Tuesday, 2 May 2006

US spending up, income up, prices up, manufacturing up, but Fed not worked up

Yesterday's data gave little indication that the US economy is cooling. Reuters reports the news on consumer spending and income:

In Monday's first report, the Commerce Department said consumer spending rose 0.6 percent in March as incomes jumped, although much of the gain was eroded by the pickup in inflation.

The price index for consumer spending shot up 0.4 percent, while the core price index closely watched by policy-makers at the Federal Reserve rose 0.3 percent. The rise in the core inflation measure was a touch ahead of Wall Street forecasts and the largest one-month rise since October...

According to the consumer spending report, personal income rose 0.8 percent in March, partly reflecting a big pickup in transfer payments from the Medicare health-care program.

Other data were similarly positive.

In a later report, the Institute for Supply Management said its index of factory performance climbed to 57.3 last month from 55.2 in March. Economists had expected little change. A reading above 50 indicates growth in the sector, which -- according to this measure -- has been expanding steadily for nearly three years.

In another report, the Commerce Department said construction spending jumped 0.9 percent in March, more than double expectations, to a record high on the back of soaring outlays on private residential building.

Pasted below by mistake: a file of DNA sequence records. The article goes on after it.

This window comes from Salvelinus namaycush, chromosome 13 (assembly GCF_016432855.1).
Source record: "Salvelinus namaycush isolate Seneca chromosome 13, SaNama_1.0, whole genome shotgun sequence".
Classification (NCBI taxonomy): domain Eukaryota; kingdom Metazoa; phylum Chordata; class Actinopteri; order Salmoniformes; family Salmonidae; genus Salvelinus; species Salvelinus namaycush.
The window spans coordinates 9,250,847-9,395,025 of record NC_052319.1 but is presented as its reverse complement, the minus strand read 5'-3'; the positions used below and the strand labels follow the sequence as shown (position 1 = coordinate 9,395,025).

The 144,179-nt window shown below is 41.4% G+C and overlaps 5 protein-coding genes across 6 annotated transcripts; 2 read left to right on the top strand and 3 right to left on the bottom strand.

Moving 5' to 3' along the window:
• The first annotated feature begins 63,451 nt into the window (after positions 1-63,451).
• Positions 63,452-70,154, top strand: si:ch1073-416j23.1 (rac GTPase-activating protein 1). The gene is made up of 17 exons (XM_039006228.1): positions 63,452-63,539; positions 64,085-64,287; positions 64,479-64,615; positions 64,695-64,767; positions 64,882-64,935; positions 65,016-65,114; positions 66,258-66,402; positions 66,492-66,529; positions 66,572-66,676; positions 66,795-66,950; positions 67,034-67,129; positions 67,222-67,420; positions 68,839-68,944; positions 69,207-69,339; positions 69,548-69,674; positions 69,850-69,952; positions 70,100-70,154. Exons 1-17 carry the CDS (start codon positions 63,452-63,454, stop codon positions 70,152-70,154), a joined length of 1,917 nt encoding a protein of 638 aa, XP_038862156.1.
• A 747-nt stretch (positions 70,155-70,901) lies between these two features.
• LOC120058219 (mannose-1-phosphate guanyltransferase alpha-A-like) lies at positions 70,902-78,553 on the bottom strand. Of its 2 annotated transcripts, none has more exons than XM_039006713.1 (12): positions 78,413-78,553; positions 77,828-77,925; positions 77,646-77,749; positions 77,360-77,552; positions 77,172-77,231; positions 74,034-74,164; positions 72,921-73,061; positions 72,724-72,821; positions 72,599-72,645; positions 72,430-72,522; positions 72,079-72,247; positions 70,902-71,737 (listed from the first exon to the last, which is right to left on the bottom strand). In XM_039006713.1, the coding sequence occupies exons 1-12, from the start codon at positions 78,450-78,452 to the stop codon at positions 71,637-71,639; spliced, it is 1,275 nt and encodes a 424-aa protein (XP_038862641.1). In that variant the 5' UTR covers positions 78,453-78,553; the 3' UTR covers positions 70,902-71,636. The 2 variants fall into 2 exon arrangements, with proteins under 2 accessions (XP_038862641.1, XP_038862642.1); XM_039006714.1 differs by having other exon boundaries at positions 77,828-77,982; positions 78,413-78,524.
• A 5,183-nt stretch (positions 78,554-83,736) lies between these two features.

But the Fed may pause anyway, according to another Reuters report.

Federal Reserve leaders on Monday emphasized their determination to keep inflation under control after a key measure of prices rose last month, but hopes for a pause in policy tightening remain intact.

This is despite the fact that real bond yields are still relatively low.

Update on 6 May: The Commerce Department has issued a correction to the personal income number. From AP/LAT:

Personal income...rose by 0.5% in March from the previous month, the department's Bureau of Economic Analysis now says. On Monday, the government put the increase at 0.8%. The mistake involved the treatment of payments related to the new Medicare prescription drug plan. The payments had the effect of boosting overall income for March and should not have been included in the March report. They are supposed to be logged for April, the bureau said.


Tax Shelter said...

I thought that you prefer the CPI over the PCE.

lim said...

Tax Shelter

You're right, but the news of the day happened to be the PCE and the Fed, so the PCE price index -- in particular, the core index -- was the more relevant one.

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